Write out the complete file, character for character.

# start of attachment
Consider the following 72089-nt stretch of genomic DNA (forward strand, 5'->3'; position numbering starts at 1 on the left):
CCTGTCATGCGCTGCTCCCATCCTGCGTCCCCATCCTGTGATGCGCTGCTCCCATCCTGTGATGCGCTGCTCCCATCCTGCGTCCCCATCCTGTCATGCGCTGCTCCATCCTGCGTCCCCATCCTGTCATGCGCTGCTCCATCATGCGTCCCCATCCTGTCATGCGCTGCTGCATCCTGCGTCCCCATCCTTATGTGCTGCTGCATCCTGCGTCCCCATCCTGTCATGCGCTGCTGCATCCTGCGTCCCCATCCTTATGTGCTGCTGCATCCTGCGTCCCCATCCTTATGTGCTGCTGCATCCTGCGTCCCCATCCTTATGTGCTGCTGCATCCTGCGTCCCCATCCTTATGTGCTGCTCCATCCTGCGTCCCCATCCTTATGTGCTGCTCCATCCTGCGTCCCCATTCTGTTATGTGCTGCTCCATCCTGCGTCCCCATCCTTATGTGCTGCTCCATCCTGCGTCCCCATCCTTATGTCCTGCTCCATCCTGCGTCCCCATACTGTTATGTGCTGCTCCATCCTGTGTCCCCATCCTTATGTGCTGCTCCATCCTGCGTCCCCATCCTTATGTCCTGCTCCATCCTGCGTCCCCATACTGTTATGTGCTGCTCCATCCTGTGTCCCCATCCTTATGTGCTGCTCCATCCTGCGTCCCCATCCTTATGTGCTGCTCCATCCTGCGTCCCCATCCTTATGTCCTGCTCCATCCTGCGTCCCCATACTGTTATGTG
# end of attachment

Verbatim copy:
Consider the following 72089-nt stretch of genomic DNA (forward strand, 5'->3'; position numbering starts at 1 on the left):
CCTGTCATGCGCTGCTCCCATCCTGCGTCCCCATCCTGTGATGCGCTGCTCCCATCCTGTGATGCGCTGCTCCCATCCTGCGTCCCCATCCTGTCATGCGCTGCTCCATCCTGCGTCCCCATCCTGTCATGCGCTGCTCCATCATGCGTCCCCATCCTGTCATGCGCTGCTGCATCCTGCGTCCCCATCCTTATGTGCTGCTGCATCCTGCGTCCCCATCCTGTCATGCGCTGCTGCATCCTGCGTCCCCATCCTTATGTGCTGCTGCATCCTGCGTCCCCATCCTTATGTGCTGCTGCATCCTGCGTCCCCATCCTTATGTGCTGCTGCATCCTGCGTCCCCATCCTTATGTGCTGCTCCATCCTGCGTCCCCATCCTTATGTGCTGCTCCATCCTGCGTCCCCATTCTGTTATGTGCTGCTCCATCCTGCGTCCCCATCCTTATGTGCTGCTCCATCCTGCGTCCCCATCCTTATGTCCTGCTCCATCCTGCGTCCCCATACTGTTATGTGCTGCTCCATCCTGTGTCCCCATCCTTATGTGCTGCTCCATCCTGCGTCCCCATCCTTATGTCCTGCTCCATCCTGCGTCCCCATACTGTTATGTGCTGCTCCATCCTGTGTCCCCATCCTTATGTGCTGCTCCATCCTGCGTCCCCATCCTTATGTGCTGCTCCATCCTGCGTCCCCATCCTTATGTCCTGCTCCATCCTGCGTCCCCATACTGTTATGTG